Optical Sciences

Biomolecules and nanostructures

The Optical Sciences group studies the interaction of light and matter at the nanoscale. We do this by exploring ways to shape light and its environment. It's what we call active and passive control. Our current focus is on the interaction of light with biomolecules and nanostructures. We are part of Twente University's Department of Science and Technology and member of the MESA+ institute.
We participate in the EU-COST actions MP1102: Coherent Raman microscopy (MicroCor) and CM1202: Supramolecular photocatalytic water splitting (PERSPECT-H2O)


Molecular Printboards on Silicon Oxide: Lithographic Patterning of Cyclodextrin Monolayers with Multivalent, Fluorescent Guest Molecules

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Alart Mulder, Steffen Onclin, Mária Péter, Jacob P. Hoogenboom, Hans Beijleveld, Jurjen ter Maat, María F. García-Parajó, Bart Jan Ravoo, Jurriaan Huskens, Niek F. van Hulst and David N. Reinhoudt
vol 1 no 2 p242-p253 2005
ext. link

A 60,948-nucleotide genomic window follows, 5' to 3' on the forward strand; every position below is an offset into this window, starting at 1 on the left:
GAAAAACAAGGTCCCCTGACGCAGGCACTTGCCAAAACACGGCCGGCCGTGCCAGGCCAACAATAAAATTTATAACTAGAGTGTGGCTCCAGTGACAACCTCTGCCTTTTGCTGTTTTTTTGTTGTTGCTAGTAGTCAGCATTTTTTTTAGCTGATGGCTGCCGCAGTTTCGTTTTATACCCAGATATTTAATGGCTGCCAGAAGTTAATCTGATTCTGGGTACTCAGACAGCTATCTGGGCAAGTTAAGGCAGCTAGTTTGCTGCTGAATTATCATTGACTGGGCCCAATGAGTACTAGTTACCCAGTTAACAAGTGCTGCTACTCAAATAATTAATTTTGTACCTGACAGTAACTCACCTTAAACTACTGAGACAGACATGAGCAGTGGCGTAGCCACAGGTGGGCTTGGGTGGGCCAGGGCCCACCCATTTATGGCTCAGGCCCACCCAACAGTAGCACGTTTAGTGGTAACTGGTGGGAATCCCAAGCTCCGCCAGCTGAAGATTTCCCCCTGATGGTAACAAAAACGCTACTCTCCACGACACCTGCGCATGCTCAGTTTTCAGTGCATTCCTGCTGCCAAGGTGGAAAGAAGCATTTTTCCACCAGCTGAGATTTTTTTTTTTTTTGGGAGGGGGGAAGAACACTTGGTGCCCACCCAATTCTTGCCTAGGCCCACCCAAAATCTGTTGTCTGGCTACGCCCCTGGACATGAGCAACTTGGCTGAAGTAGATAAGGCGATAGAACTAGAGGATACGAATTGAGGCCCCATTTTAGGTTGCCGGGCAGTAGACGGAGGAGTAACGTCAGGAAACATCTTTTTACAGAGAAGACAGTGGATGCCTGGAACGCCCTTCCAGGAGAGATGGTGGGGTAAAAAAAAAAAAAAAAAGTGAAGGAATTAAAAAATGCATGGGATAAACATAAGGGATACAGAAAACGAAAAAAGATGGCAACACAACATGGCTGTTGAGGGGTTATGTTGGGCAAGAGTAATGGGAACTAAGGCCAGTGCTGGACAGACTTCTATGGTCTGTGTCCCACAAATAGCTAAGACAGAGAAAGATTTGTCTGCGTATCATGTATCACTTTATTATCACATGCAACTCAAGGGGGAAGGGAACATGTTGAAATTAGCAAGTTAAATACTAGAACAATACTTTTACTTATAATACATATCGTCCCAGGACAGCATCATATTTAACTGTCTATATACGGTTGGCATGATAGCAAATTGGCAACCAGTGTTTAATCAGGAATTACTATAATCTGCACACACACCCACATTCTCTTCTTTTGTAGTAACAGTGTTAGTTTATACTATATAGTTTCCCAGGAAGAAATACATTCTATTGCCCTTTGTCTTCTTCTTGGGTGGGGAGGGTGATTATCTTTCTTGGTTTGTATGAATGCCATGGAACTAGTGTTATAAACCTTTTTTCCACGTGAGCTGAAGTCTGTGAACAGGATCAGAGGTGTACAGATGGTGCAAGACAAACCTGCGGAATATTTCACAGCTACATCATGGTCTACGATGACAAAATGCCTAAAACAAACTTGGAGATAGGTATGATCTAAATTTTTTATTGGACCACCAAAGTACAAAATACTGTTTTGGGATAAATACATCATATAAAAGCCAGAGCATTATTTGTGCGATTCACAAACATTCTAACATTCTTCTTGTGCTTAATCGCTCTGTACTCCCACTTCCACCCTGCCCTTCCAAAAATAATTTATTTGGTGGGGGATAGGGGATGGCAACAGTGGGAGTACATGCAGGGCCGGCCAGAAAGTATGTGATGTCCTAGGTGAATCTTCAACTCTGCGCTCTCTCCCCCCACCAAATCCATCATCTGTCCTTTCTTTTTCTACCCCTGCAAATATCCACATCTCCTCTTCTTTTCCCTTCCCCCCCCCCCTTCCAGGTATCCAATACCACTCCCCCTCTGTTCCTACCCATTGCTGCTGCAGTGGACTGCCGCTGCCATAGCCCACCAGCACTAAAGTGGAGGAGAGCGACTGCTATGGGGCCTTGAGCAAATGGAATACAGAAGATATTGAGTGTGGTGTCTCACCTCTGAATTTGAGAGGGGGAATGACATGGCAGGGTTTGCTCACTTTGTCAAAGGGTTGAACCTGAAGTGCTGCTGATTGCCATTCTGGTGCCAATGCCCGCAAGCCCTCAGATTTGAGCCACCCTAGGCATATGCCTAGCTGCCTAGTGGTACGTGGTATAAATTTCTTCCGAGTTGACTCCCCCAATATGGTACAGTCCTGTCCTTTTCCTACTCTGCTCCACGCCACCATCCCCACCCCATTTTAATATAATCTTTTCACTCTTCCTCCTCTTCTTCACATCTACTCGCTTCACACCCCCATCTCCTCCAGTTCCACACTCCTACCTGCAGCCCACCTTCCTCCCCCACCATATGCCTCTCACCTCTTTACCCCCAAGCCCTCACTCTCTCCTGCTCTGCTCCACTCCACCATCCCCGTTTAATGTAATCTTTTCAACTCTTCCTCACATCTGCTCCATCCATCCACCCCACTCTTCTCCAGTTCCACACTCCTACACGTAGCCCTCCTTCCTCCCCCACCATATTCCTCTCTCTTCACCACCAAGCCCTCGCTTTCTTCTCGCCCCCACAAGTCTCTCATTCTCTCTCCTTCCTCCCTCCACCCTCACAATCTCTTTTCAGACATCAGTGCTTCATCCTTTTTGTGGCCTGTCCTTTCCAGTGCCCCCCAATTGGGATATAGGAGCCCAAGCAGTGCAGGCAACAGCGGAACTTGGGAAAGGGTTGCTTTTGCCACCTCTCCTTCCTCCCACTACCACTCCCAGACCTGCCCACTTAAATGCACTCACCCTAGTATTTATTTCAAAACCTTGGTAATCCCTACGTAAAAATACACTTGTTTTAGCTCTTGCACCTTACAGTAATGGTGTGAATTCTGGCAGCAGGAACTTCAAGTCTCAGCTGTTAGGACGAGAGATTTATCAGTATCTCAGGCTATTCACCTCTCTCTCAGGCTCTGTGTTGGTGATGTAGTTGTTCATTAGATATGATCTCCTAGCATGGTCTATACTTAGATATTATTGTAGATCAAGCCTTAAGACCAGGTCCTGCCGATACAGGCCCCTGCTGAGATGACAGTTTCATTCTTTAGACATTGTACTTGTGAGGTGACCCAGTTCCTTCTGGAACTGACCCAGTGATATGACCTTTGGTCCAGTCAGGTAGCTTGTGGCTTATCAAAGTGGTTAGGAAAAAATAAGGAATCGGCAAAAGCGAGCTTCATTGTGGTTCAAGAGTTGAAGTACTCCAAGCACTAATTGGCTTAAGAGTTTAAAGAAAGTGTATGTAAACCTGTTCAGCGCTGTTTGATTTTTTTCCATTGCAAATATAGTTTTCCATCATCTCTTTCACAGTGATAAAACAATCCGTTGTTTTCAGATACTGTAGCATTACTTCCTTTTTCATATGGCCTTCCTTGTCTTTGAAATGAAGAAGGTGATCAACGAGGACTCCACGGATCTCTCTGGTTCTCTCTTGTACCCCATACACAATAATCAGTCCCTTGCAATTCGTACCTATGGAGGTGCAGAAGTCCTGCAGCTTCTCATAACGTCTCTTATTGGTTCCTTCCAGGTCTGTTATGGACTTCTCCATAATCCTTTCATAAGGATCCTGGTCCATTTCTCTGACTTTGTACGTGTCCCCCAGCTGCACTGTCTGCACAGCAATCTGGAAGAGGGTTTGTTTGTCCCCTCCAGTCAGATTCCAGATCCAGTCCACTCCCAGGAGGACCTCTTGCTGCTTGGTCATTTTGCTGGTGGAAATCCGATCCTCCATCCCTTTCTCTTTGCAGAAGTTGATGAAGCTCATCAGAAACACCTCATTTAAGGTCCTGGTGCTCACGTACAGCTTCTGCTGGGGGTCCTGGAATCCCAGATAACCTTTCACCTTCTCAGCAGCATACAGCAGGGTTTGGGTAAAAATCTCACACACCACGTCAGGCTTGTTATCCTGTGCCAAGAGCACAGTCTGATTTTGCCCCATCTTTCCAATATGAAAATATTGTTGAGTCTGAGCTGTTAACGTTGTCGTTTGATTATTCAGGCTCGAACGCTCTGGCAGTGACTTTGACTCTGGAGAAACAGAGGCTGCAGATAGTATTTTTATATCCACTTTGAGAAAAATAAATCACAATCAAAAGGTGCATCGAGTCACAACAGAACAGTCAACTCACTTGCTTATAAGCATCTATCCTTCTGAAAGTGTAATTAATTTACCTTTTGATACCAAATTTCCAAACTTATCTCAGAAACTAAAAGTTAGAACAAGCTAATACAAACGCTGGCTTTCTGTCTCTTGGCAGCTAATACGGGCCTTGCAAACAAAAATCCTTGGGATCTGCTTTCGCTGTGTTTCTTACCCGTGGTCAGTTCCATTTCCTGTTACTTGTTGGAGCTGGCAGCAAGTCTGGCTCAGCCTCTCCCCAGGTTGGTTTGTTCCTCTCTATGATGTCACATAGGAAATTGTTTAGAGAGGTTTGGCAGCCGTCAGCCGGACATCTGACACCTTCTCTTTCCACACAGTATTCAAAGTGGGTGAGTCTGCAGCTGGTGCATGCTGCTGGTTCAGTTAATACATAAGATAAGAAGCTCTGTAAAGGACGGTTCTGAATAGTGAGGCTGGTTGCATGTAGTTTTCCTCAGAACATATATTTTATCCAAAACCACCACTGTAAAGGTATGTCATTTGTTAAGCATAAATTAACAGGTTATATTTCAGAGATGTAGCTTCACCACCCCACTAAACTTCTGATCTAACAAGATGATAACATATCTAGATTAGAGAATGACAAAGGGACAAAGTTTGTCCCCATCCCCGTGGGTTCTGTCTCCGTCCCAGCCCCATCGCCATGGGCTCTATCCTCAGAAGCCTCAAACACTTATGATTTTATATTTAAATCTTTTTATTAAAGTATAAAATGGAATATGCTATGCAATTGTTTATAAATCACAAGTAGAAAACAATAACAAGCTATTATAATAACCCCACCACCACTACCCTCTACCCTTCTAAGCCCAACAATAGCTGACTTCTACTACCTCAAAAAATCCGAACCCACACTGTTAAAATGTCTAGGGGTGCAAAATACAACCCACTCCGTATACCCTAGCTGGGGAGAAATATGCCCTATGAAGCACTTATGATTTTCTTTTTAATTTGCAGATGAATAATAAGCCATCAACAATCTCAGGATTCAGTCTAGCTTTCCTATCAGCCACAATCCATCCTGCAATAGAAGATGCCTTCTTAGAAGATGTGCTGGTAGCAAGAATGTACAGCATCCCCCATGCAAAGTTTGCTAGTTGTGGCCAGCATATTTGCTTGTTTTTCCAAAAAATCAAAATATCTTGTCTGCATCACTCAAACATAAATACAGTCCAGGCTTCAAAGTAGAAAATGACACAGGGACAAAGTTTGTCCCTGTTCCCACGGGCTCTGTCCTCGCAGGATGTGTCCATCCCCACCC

Three compounds bearing multiple adamantyl guest moieties and a fluorescent dye have been synthesized for the supramolecular patterning of b-cyclodextrin (CD) host monolayers on silicon oxide using microcontact printing and dip-pen nanolithography. Patterns created on monolayers on glass were viewed by laser scanning confocal microscopy. Semi-quantitative analysis of the patterns showed that with microcontact printing approximately a single monolayer of guest molecules is transferred. Exposure to different rinsing procedures showed the stability of the patterns to be governed by specific supramolecular multivalent interactions. Patterns of the guest molecules created at CD monolayers were stable towards thorough rinsing with water, whereas similar patterns created on poly(ethylene glycol) (PEG) reference monolayers were instantly removed. The patterns on CD monolayers displayed long-term stability when stored under N2, whereas patterns at PEG monolayers faded within a few weeks due to the diffusion of fluorescent molecules across the surface. Assemblies at CD monolayers could be mostly removed by rinsing with a concentrated CD solution, demonstrating the reversibility of the methodology. Patterns consisting of different guest molecules were produced by microcontact printing of one guest molecule and specific adsorption of a second guest molecule from solution to noncontacted areas, giving well-defined alternating assemblies. Fluorescent features of sub-micrometer dimensions were written using supramolecular dip-pen nanolithography.
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